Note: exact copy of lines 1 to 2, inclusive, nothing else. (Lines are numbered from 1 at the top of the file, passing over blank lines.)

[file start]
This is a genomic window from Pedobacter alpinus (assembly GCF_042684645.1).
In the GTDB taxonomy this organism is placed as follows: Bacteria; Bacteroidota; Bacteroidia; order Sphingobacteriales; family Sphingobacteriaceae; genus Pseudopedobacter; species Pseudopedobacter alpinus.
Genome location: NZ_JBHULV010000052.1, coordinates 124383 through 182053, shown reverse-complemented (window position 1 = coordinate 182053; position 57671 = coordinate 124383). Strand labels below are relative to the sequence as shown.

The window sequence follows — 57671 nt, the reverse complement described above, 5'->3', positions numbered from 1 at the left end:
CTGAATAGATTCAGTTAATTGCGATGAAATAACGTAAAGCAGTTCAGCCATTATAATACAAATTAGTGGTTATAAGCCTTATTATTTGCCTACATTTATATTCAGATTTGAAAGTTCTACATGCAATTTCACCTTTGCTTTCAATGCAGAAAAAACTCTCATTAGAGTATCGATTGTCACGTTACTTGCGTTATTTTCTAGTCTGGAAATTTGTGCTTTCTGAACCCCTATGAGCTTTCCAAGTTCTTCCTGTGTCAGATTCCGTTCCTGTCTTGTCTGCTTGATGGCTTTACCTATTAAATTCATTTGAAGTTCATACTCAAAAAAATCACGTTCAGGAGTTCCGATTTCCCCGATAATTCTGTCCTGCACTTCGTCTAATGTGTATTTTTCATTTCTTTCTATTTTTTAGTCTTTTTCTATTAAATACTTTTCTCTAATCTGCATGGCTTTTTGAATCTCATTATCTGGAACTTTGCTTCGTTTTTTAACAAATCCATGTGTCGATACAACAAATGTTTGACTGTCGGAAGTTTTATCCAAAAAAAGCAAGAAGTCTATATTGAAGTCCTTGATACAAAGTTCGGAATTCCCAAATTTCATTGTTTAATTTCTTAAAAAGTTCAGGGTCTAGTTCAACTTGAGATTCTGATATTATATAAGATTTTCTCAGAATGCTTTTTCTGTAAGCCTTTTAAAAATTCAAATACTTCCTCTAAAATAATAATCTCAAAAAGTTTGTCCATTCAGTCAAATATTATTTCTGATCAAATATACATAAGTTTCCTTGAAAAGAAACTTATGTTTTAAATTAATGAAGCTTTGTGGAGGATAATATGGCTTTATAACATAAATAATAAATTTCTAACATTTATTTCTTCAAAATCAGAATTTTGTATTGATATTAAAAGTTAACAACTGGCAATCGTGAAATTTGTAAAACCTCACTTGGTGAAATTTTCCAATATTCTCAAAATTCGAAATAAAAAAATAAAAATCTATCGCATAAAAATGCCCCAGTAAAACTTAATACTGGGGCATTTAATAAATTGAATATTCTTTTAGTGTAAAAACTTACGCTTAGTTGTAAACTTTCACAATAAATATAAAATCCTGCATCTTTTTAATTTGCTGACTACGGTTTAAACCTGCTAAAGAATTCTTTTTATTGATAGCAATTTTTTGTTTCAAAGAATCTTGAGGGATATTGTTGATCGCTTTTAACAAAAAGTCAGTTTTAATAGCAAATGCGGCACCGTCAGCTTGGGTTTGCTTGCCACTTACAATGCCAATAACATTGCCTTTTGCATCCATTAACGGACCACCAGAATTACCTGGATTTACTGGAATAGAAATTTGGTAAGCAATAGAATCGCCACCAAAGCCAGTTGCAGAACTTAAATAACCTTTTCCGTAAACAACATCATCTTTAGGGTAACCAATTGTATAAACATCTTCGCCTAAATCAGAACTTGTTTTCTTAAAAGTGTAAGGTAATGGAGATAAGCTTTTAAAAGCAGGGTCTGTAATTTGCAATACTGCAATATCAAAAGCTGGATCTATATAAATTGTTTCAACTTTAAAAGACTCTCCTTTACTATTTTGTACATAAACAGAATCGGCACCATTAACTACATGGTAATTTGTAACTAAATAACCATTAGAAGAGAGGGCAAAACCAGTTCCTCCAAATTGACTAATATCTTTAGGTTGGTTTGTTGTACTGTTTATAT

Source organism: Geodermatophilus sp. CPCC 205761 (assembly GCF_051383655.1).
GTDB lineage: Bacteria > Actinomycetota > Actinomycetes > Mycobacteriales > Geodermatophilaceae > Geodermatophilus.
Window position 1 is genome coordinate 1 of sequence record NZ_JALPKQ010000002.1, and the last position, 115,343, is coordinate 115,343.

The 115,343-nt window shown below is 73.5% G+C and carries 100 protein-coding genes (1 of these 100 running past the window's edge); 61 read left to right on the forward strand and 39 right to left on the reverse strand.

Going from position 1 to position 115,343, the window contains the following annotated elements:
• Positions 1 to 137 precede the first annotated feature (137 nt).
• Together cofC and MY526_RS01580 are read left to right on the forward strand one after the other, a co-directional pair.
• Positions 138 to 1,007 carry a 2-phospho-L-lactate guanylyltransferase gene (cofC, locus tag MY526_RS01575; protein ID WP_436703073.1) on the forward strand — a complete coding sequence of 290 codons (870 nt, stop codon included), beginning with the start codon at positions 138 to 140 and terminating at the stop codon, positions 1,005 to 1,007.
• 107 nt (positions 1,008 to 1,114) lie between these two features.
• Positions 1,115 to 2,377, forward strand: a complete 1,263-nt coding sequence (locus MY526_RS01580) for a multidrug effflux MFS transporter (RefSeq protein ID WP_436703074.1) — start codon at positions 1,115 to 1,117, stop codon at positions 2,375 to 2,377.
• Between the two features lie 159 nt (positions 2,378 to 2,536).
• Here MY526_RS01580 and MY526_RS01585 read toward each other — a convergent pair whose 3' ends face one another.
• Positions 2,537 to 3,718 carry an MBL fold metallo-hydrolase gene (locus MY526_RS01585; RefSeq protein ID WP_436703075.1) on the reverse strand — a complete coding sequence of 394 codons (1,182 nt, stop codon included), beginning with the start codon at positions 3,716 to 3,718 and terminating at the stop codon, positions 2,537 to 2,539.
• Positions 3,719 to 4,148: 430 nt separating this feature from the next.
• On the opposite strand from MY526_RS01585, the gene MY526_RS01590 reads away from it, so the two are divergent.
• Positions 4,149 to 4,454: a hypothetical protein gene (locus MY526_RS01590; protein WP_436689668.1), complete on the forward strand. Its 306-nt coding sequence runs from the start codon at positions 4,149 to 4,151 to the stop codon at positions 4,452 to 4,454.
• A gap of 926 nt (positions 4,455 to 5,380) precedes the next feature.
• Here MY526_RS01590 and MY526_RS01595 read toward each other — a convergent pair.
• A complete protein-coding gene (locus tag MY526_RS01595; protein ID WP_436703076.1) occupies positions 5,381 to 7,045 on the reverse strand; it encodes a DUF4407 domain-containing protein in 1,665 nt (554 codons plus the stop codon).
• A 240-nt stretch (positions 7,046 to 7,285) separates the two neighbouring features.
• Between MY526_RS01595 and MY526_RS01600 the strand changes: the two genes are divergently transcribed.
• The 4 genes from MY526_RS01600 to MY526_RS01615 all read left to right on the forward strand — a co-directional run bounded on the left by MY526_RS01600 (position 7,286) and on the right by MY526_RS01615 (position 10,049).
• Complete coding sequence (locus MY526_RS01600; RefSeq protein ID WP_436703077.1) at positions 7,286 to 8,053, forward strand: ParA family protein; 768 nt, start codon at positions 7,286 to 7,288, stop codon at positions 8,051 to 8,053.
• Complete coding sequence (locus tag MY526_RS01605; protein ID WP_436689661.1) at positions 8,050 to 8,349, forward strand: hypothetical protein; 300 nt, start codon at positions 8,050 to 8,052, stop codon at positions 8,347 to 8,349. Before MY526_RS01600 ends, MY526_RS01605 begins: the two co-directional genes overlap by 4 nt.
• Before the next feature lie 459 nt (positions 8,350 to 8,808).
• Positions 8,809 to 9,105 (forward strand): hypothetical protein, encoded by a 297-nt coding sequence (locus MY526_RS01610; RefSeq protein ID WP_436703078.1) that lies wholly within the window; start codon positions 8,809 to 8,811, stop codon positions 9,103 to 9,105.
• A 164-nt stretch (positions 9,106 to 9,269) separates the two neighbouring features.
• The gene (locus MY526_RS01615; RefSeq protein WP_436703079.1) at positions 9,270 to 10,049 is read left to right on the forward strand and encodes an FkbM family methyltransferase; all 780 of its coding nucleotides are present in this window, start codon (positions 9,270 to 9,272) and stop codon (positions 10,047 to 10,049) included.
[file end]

This is a genomic window from Pedobacter alpinus (assembly GCF_042684645.1).
In the GTDB taxonomy this organism is placed as follows: Bacteria; Bacteroidota; Bacteroidia; order Sphingobacteriales; family Sphingobacteriaceae; genus Pseudopedobacter; species Pseudopedobacter alpinus.